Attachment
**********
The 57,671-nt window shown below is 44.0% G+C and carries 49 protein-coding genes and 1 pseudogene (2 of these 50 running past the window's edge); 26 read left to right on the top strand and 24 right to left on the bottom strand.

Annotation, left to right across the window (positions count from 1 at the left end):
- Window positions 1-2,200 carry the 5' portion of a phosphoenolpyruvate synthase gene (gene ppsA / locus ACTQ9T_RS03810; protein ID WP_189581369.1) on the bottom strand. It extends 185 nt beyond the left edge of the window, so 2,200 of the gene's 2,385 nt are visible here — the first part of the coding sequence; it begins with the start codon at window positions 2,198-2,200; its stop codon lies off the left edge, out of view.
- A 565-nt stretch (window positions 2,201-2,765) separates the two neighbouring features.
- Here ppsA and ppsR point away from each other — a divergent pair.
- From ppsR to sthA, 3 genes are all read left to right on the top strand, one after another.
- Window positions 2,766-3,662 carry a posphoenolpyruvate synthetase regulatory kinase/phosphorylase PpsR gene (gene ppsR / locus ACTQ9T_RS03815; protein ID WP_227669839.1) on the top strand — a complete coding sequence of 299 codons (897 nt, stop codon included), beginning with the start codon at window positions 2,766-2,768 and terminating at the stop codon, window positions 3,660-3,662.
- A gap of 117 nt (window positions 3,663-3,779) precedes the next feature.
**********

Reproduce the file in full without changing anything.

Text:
The 57,671-nt window shown below is 44.0% G+C and carries 49 protein-coding genes and 1 pseudogene (2 of these 50 running past the window's edge); 26 read left to right on the top strand and 24 right to left on the bottom strand.

Annotation, left to right across the window (positions count from 1 at the left end):
- Window positions 1-2,200 carry the 5' portion of a phosphoenolpyruvate synthase gene (gene ppsA / locus ACTQ9T_RS03810; protein ID WP_189581369.1) on the bottom strand. It extends 185 nt beyond the left edge of the window, so 2,200 of the gene's 2,385 nt are visible here — the first part of the coding sequence; it begins with the start codon at window positions 2,198-2,200; its stop codon lies off the left edge, out of view.
- A 565-nt stretch (window positions 2,201-2,765) separates the two neighbouring features.
- Here ppsA and ppsR point away from each other — a divergent pair.
- From ppsR to sthA, 3 genes are all read left to right on the top strand, one after another.
- Window positions 2,766-3,662 carry a posphoenolpyruvate synthetase regulatory kinase/phosphorylase PpsR gene (gene ppsR / locus ACTQ9T_RS03815; protein ID WP_227669839.1) on the top strand — a complete coding sequence of 299 codons (897 nt, stop codon included), beginning with the start codon at window positions 2,766-2,768 and terminating at the stop codon, window positions 3,660-3,662.
- A gap of 117 nt (window positions 3,663-3,779) precedes the next feature.